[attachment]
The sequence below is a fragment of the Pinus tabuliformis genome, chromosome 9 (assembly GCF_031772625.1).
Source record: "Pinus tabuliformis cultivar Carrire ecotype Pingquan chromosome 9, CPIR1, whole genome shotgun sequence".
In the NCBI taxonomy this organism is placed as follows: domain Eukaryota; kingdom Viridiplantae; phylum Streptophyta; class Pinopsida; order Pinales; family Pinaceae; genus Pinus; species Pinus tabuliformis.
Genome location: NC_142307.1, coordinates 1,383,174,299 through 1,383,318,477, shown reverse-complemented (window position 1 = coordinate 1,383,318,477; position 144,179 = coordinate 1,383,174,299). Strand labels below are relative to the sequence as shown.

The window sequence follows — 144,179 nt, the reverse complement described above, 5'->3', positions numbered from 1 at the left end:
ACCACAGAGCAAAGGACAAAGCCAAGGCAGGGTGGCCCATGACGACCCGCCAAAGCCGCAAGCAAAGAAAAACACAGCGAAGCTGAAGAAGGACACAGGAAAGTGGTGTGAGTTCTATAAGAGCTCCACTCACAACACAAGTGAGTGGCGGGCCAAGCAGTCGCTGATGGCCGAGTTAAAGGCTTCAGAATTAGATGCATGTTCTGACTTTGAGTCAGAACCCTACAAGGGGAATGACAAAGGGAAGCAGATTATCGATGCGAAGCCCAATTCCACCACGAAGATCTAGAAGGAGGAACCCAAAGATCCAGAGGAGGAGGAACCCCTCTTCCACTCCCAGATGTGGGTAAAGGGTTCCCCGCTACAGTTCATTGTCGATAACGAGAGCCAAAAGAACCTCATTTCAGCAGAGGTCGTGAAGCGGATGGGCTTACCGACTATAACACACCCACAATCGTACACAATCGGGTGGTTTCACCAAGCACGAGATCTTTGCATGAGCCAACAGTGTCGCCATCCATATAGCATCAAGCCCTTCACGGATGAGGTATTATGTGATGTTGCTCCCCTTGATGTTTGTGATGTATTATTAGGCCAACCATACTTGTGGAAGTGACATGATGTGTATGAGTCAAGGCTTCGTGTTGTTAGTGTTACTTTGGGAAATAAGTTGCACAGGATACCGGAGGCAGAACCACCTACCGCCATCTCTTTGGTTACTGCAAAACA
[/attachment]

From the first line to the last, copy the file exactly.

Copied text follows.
The sequence below is a fragment of the Pinus tabuliformis genome, chromosome 9 (assembly GCF_031772625.1).
Source record: "Pinus tabuliformis cultivar Carrire ecotype Pingquan chromosome 9, CPIR1, whole genome shotgun sequence".
In the NCBI taxonomy this organism is placed as follows: domain Eukaryota; kingdom Viridiplantae; phylum Streptophyta; class Pinopsida; order Pinales; family Pinaceae; genus Pinus; species Pinus tabuliformis.
Genome location: NC_142307.1, coordinates 1,383,174,299 through 1,383,318,477, shown reverse-complemented (window position 1 = coordinate 1,383,318,477; position 144,179 = coordinate 1,383,174,299). Strand labels below are relative to the sequence as shown.

The window sequence follows — 144,179 nt, the reverse complement described above, 5'->3', positions numbered from 1 at the left end:
ACCACAGAGCAAAGGACAAAGCCAAGGCAGGGTGGCCCATGACGACCCGCCAAAGCCGCAAGCAAAGAAAAACACAGCGAAGCTGAAGAAGGACACAGGAAAGTGGTGTGAGTTCTATAAGAGCTCCACTCACAACACAAGTGAGTGGCGGGCCAAGCAGTCGCTGATGGCCGAGTTAAAGGCTTCAGAATTAGATGCATGTTCTGACTTTGAGTCAGAACCCTACAAGGGGAATGACAAAGGGAAGCAGATTATCGATGCGAAGCCCAATTCCACCACGAAGATCTAGAAGGAGGAACCCAAAGATCCAGAGGAGGAGGAACCCCTCTTCCACTCCCAGATGTGGGTAAAGGGTTCCCCGCTACAGTTCATTGTCGATAACGAGAGCCAAAAGAACCTCATTTCAGCAGAGGTCGTGAAGCGGATGGGCTTACCGACTATAACACACCCACAATCGTACACAATCGGGTGGTTTCACCAAGCACGAGATCTTTGCATGAGCCAACAGTGTCGCCATCCATATAGCATCAAGCCCTTCACGGATGAGGTATTATGTGATGTTGCTCCCCTTGATGTTTGTGATGTATTATTAGGCCAACCATACTTGTGGAAGTGACATGATGTGTATGAGTCAAGGCTTCGTGTTGTTAGTGTTACTTTGGGAAATAAGTTGCACAGGATACCGGAGGCAGAACCACCTACCGCCATCTCTTTGGTTACTGCAAAACA